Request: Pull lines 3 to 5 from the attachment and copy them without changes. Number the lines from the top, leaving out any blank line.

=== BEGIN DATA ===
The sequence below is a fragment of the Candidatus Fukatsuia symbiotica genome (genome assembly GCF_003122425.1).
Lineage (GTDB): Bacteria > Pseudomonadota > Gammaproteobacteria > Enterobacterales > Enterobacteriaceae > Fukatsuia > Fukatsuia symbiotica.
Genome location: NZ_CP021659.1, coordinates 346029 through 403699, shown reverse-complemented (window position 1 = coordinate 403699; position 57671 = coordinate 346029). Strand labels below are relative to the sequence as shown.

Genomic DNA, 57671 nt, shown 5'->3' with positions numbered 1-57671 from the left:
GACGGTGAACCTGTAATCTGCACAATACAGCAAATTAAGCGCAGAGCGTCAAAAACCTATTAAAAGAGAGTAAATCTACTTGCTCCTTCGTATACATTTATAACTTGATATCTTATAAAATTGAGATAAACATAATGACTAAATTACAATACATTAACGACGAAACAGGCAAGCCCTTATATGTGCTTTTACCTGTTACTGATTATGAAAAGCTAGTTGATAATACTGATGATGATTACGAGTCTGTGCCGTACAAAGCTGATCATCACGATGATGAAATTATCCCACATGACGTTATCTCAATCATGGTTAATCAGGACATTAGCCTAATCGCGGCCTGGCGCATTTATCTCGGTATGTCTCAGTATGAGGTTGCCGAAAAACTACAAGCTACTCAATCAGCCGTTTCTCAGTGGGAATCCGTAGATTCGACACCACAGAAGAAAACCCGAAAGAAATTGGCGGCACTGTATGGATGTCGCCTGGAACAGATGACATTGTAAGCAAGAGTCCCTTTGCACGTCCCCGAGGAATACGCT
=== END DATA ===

Genome location: NZ_CP021659.1, coordinates 346029 through 403699, shown reverse-complemented (window position 1 = coordinate 403699; position 57671 = coordinate 346029). Strand labels below are relative to the sequence as shown.

Genomic DNA, 57671 nt, shown 5'->3' with positions numbered 1-57671 from the left:
GACGGTGAACCTGTAATCTGCACAATACAGCAAATTAAGCGCAGAGCGTCAAAAACCTATTAAAAGAGAGTAAATCTACTTGCTCCTTCGTATACATTTATAACTTGATATCTTATAAAATTGAGATAAACATAATGACTAAATTACAATACATTAACGACGAAACAGGCAAGCCCTTATATGTGCTTTTACCTGTTACTGATTATGAAAAGCTAGTTGATAATACTGATGATGATTACGAGTCTGTGCCGTACAAAGCTGATCATCACGATGATGAAATTATCCCACATGACGTTATCTCAATCATGGTTAATCAGGACATTAGCCTAATCGCGGCCTGGCGCATTTATCTCGGTATGTCTCAGTATGAGGTTGCCGAAAAACTACAAGCTACTCAATCAGCCGTTTCTCAGTGGGAATCCGTAGATTCGACACCACAGAAGAAAACCCGAAAGAAATTGGCGGCACTGTATGGATGTCGCCTGGAACAGATGACATTGTAAGCAAGAGTCCCTTTGCACGTCCCCGAGGAATACGCT